Tiny House, Tiny Living, The Tiny Life.

Minimalist Mindset: Is It Bad To Love Things?

If your house was on fire, what would you grab before running out of it? Anything? Everything? Becoming a minimalist has made me look at my relationship with things completely differently. I used to be able to list off the things I would grab: my laptop, external hard drive that houses my photos, my phone, etc. Now I wonder: why are these things so important? Is it bad that I feel like I need these things? Is it bad to love things?

Is It Bad To Love Things? Minimalist Mindset

1. Being unattached to items makes life flexible

I used to have a closet full of clothes. I had so many things that I cared deeply about, including designer handbags, shoes, jackets, and my shelf of very-carefully collected jeans that all fit perfectly. I had a fancy headboard on my bed and I had the perfect collection of throw pillows that I’d spent months accumulating. I loved these things. I was proud of this home that I’d made. Then my life changed. My relationship ended, and I had to move out, pronto. I had to leave a lot of things behind, and I was genuinely upset that I felt like I was leaving my life at that house.

2. Home Is Not Where The Stuff Is

Minimalist Mindset: Is It Bad To Love Things?After moving out, I started to minimize my belongings further. I didn’t want my life to be focused on things any more. It’s nice to have things you like, but being upset about replaceable things felt completely ridiculous to me. I didn’t want “home” to be a place with my throw pillows and fancy headboard – I wanted “home” to be my favorite people, a feeling of comfort, something inside of me.

3. Your Stuff Does Not Define You

Using things as just that – things – has created a massive shift in my life. I don’t need a wall full of jeans anymore, I just need one pair. One. I just need a few shirts. I prefer to buy clothes that I am comfortable in and wear often. But the brand, the designer, or the popularity of the clothes that I’m wearing doesn’t matter to me anymore. I am not defined by the clothes I’m wearing – and I want people around me to see me for me, not for my clothes. I want people to see how kind I am, how caring I am, what I’m passionate about; not the label on my clothes or whether I have the trendiest bag.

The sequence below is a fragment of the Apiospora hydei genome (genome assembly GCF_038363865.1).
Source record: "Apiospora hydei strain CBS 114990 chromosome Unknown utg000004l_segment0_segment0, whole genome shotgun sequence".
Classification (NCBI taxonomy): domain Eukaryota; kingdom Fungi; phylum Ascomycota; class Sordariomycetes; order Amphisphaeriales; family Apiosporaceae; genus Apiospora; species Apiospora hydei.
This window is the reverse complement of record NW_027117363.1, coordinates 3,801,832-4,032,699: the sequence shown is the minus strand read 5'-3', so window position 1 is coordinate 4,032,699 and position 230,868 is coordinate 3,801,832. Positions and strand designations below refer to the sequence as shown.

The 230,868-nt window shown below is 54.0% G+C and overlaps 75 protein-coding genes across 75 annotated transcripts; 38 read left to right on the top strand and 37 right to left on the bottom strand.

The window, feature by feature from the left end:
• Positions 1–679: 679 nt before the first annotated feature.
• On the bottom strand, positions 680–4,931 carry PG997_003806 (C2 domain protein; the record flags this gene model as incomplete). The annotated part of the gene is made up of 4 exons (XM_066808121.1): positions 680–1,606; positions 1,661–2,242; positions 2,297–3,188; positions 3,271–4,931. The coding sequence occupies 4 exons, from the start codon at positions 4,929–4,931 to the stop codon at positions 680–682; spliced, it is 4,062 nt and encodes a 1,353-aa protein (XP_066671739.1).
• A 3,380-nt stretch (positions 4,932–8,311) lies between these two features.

Minimalist Mindset: Is It Bad To Love Things?

4. Actions Speak Louder Than Words

What you spend time, money, and energy on is generally what you are prioritizing in your life at the moment. By taking out the value of things and my emotional investment to them, I am more willing to share. I am more willing to be the person I want to be. If something happens to my jeans, it doesn’t phase me. It’s just a pair of jeans, I’ll get a new (new to me) pair.

So, is it bad to love things? I recently heard the saying, “Love people, use things. The opposite never works.” Loving things isn’t the worst thing in the world, but loving people is always so much better.

Your Turn!

  • How do you feel that loving things has impacted your life?
2 Comments
  1. Thank you so much for sharing the best posts they very nice and very useful to us. You made a good site it very help us. I am very impressed with your site and also with your posts they amazing

  2. Amanda, you are truly blessed! To my mind, you have dictated the terms of possessional ownership, to wit: you own your possessions, they do not own you. I admire your wealth.

    As an aside, I note several friends who simarly seemingly “lost it all” only to discover they never really owned their assets in the first place…their life’s accoutrements were just passing through. The common thread being that due to black swan events, they discovered how wealthy they really are. Now, at scarcely a moments notice, they are free to pursue their life. As one lady friend put it, “you have to enter the wine cellar of suffering to enjoy life’s choicest wines”. The human heart truly can’t appreciate love, without experiencing loss.

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